Kitchen United, a commissary kitchen startup specializing in off-premise dining, has named former Taco Bell chief development officer Meredith Sandland as COO, the company said Tuesday.
Sandland will be responsible for driving revenue and overseeing the rollout of a national chain of delivery-friendly commissary facilities. At 7,000-unit Taco Bell, she led the addition of about 1,000 restaurants over four years.
The first Kitchen United location is scheduled to open in Pasadena, Calif., in a few weeks. The 12,000-square-foot facility is designed primarily for restaurant operators looking for licensed kitchen space to build takeout, catering or delivery businesses.
The tech-enabled facilities use integrated point-of-sale software, back-of-the-house automation and ordering efficiencies that are compatible with various delivery platforms. It also offers shared rentable space to food truck operators and other food entrepreneurs who need permitted kitchen space.
Restaurant operators can either negotiate longer-term leasing of kitchen space at a Kitchen United location or pay a flat fee of $25 per hour for shared rental space. The company expects each location to serve as an operational home for eight to 12 restaurant concepts, as well as eight to 12 individual shared spaces.
Jim Collins, CEO of Kitchen United, said restaurant operators are increasingly looking for a way to expand delivery without necessarily investing in more brick-and-mortar facilities. Some have found their delivery business to have outgrown their existing kitchens, while others are launching virtual delivery-only concepts.
“I don’t like the term ‘ghost kitchens’ because we view the people who work in kitchens as very important and clearly not dead,” said Collins, who also owns the restaurant Town Kitchen and Grill in Montrose, Calif.. “But these are kitchens without a front-of-the-house presence that are optimized for delivery.”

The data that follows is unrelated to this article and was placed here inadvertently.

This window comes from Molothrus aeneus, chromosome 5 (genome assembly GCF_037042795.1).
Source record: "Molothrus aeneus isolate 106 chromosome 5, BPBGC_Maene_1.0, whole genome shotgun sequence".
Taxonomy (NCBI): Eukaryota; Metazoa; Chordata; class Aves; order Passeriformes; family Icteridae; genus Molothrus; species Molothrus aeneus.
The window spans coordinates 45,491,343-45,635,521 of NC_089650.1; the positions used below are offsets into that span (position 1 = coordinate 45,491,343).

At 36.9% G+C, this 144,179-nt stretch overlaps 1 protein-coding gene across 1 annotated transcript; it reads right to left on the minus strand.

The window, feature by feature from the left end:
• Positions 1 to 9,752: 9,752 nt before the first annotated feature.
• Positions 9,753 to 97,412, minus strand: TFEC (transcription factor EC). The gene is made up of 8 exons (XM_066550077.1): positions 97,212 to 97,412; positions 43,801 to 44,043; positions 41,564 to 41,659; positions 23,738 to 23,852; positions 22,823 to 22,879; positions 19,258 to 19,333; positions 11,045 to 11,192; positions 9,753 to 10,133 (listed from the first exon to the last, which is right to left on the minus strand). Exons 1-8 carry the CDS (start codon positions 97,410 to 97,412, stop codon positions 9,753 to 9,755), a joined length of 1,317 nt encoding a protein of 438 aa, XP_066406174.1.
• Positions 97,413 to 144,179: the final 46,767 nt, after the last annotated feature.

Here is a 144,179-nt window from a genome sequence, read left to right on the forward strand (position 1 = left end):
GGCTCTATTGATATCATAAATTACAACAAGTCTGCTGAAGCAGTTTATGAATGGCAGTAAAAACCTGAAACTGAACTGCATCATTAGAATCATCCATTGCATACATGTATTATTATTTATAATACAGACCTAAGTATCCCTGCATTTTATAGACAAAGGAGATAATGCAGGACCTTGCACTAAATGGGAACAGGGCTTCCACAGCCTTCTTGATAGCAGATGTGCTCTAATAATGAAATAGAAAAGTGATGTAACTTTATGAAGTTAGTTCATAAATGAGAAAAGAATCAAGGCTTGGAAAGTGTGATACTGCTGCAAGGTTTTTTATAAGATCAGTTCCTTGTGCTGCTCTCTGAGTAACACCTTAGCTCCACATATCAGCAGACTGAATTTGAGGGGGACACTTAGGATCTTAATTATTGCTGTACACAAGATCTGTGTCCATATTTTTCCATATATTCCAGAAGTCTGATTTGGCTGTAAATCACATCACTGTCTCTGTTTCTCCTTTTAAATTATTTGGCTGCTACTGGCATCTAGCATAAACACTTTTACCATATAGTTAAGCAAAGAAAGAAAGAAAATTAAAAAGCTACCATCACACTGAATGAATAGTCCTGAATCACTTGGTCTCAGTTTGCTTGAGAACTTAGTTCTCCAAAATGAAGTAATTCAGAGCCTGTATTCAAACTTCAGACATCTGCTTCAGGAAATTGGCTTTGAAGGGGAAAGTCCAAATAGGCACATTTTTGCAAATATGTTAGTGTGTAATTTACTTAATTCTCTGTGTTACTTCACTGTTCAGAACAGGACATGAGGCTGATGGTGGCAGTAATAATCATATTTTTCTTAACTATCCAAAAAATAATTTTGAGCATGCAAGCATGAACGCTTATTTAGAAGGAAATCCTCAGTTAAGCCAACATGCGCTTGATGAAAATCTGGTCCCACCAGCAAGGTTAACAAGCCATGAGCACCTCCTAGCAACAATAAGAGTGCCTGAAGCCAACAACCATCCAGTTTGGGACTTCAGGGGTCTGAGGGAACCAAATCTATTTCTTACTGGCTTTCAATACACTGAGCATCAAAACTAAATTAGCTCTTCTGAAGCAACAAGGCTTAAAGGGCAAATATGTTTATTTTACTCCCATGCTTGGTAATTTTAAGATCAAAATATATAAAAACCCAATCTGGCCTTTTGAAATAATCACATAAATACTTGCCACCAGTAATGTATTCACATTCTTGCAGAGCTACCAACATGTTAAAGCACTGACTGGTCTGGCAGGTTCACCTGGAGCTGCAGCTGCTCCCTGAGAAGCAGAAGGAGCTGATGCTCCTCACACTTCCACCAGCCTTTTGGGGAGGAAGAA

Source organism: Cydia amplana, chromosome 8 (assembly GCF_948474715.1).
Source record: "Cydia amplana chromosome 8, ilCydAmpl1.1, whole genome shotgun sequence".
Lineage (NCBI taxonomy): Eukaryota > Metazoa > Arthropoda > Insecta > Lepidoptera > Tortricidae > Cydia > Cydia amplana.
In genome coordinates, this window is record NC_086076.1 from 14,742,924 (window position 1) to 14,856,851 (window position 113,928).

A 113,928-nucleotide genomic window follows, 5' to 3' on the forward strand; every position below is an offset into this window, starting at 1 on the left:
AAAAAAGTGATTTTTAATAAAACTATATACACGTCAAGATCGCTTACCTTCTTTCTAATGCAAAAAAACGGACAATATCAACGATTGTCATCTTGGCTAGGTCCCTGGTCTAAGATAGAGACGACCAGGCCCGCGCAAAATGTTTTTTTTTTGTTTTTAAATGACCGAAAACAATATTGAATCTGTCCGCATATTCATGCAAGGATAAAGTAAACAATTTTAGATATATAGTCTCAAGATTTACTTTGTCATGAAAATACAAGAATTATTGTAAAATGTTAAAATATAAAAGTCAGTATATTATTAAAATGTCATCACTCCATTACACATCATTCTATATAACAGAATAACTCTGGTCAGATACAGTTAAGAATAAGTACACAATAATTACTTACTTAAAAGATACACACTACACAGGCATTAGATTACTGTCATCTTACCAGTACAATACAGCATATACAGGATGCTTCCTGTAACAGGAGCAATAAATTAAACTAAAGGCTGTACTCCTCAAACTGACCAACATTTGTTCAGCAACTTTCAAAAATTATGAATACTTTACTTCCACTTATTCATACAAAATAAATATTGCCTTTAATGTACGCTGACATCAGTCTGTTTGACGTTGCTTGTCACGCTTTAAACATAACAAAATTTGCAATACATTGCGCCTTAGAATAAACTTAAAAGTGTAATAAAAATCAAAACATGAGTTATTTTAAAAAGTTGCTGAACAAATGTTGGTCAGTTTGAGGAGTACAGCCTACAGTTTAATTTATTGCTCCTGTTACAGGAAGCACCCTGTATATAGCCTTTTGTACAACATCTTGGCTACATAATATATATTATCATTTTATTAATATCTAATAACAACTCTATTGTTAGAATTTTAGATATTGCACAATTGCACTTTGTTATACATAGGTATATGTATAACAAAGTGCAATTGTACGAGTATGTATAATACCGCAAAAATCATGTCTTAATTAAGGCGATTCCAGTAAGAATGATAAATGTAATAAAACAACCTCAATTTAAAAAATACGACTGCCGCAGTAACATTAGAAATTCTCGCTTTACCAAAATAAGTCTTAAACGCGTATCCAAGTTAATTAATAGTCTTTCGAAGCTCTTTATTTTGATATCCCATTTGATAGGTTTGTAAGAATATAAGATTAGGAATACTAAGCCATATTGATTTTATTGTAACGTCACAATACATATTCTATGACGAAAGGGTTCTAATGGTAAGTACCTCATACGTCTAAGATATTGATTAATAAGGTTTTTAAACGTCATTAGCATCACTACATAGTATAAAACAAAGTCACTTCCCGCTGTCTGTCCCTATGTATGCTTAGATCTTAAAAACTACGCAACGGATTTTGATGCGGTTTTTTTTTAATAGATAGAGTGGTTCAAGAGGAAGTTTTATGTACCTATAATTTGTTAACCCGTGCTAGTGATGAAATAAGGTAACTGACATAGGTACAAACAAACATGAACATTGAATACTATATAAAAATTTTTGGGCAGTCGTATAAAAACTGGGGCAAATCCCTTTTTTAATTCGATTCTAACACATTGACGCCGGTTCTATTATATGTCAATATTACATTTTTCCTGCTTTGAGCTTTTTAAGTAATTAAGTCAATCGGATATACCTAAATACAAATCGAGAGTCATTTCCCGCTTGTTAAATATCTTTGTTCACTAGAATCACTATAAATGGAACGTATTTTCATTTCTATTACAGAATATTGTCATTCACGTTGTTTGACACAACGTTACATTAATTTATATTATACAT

The goal is to build a national footprint of kitchens that will allow restaurants to move easily into new markets, he said.
Two more Kitchen United locations are scheduled to open before the end of 2018, possibly in Atlanta and another in Southern California. The company expects to have as many as 50 locations by the end of 2019.
Sandland said she is excited by the Kitchen United model.
“I really think it fits at the nexus of an ecosystem that needs it,” she said, “especially having come from Taco Bell, where they were rapidly building out, even as a mature brand, and thinking about how to grow quickly and how to systematize all the things that make a brand right so the experience can be consistent and positive across all locations.”
Sandland joins former McDonald’s Corp. executive Atul Sood, Kitchen United’s chief business officer, as well as Massimo Noja De Marco, formerly of SBE Entertainment, who is the facility’s chief culinary officer.
Kitchen United was spun off Pasadena, Calif.-based Cali Group in 2017, a holding company that includes the CaliBurger restaurant chain and technology companies such as Miso Robotics, which created “Flippy,” an industrial burger-flipping robotic arm for commercial kitchens, and self-ordering kiosks with facial recognition.
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